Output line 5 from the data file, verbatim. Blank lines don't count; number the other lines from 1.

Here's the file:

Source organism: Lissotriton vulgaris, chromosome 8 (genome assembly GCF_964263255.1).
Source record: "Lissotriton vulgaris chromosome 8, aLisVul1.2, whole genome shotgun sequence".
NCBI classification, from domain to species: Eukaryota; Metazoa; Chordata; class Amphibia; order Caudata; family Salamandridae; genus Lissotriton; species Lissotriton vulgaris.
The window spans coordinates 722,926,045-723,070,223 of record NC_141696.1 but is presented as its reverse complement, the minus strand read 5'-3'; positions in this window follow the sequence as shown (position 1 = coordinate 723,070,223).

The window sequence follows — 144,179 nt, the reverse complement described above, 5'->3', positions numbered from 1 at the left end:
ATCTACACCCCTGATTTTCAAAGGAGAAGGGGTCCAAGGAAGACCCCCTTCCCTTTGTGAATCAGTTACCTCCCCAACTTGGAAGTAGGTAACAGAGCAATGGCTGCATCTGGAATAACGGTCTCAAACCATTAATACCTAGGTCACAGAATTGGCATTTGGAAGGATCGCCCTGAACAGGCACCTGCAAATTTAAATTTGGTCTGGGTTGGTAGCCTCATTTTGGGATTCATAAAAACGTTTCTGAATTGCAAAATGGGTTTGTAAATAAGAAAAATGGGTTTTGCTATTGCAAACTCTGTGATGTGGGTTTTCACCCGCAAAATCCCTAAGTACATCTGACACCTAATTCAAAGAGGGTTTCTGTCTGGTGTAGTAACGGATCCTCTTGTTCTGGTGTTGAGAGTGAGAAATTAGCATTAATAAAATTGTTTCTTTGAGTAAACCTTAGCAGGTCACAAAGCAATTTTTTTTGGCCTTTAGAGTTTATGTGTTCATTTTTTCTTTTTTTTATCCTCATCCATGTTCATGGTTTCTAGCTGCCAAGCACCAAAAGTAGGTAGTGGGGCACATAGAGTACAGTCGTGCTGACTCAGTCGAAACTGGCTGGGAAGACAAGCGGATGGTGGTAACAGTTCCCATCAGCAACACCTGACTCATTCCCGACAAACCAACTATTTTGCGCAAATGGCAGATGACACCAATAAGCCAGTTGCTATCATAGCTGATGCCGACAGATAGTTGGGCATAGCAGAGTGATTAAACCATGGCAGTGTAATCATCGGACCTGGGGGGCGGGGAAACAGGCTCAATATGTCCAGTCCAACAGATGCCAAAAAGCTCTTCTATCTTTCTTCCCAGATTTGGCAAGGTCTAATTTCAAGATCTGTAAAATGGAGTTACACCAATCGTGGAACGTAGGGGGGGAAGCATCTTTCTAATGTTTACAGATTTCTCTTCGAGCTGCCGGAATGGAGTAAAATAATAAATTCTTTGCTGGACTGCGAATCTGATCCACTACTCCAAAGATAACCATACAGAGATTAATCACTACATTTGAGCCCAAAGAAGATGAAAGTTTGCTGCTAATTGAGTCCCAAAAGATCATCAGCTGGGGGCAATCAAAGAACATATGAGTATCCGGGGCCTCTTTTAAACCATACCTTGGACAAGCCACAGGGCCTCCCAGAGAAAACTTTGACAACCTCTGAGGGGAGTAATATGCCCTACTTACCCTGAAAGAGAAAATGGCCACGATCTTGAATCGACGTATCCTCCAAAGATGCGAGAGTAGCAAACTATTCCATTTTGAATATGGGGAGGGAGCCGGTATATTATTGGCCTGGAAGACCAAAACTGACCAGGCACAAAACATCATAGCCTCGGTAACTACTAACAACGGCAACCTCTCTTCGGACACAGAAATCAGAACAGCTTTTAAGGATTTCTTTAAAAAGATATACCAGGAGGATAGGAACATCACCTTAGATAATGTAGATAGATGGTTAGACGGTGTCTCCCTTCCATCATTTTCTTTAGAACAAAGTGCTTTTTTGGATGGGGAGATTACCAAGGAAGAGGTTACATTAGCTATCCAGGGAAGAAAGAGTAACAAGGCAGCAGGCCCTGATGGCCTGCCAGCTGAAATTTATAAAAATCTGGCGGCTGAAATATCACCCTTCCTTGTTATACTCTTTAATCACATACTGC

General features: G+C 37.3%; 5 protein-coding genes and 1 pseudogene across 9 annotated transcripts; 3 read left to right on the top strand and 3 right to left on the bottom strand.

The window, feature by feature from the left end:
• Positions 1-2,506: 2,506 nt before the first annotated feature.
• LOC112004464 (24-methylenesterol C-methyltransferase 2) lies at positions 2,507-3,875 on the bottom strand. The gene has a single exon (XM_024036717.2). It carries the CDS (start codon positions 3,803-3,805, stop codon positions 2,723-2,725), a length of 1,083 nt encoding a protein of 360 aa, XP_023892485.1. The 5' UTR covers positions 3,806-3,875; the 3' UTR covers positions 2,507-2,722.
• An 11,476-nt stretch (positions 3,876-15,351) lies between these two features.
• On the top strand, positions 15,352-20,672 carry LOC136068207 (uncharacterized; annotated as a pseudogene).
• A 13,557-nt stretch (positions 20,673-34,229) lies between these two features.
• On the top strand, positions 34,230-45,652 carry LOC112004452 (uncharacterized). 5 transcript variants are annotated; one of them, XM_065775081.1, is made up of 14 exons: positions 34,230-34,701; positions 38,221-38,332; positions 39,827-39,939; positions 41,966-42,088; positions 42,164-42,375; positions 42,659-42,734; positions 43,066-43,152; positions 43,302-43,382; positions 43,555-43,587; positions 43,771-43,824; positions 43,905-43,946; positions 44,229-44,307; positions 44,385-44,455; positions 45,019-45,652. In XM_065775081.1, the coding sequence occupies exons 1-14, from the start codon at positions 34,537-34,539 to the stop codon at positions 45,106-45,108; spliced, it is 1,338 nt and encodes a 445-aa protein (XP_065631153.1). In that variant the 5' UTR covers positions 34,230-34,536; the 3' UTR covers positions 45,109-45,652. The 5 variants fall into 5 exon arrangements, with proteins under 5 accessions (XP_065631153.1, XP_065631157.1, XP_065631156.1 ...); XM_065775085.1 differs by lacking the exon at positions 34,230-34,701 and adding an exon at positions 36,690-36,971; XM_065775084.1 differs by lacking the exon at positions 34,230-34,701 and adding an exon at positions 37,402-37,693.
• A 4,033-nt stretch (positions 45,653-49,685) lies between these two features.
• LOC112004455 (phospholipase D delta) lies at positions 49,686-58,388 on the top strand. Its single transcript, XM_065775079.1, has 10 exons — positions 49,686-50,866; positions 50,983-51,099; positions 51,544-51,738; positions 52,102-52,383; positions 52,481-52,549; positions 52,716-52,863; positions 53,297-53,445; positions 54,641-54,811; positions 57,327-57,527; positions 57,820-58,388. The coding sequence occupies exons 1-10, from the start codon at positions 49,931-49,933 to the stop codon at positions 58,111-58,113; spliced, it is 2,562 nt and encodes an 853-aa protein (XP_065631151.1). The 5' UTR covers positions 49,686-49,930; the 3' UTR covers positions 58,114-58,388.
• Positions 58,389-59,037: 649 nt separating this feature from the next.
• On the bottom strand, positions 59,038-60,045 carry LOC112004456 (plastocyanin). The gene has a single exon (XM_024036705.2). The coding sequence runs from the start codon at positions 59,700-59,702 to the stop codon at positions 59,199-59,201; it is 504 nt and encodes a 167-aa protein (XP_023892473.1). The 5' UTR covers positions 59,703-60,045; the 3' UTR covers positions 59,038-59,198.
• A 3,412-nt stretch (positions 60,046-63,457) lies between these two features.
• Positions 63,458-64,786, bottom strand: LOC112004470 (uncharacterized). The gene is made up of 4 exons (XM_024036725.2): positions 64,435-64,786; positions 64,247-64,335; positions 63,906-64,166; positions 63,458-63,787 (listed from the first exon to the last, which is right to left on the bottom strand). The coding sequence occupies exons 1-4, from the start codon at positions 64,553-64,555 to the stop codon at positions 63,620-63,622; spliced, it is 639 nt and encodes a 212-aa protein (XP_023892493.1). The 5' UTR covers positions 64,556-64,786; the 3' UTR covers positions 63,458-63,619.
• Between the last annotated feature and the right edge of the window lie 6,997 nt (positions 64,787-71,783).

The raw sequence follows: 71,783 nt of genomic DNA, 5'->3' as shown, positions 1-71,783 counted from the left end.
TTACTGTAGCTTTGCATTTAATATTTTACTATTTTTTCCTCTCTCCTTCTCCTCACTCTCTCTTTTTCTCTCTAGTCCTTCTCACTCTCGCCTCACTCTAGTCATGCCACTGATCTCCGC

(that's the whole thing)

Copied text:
The window sequence follows — 144,179 nt, the reverse complement described above, 5'->3', positions numbered from 1 at the left end: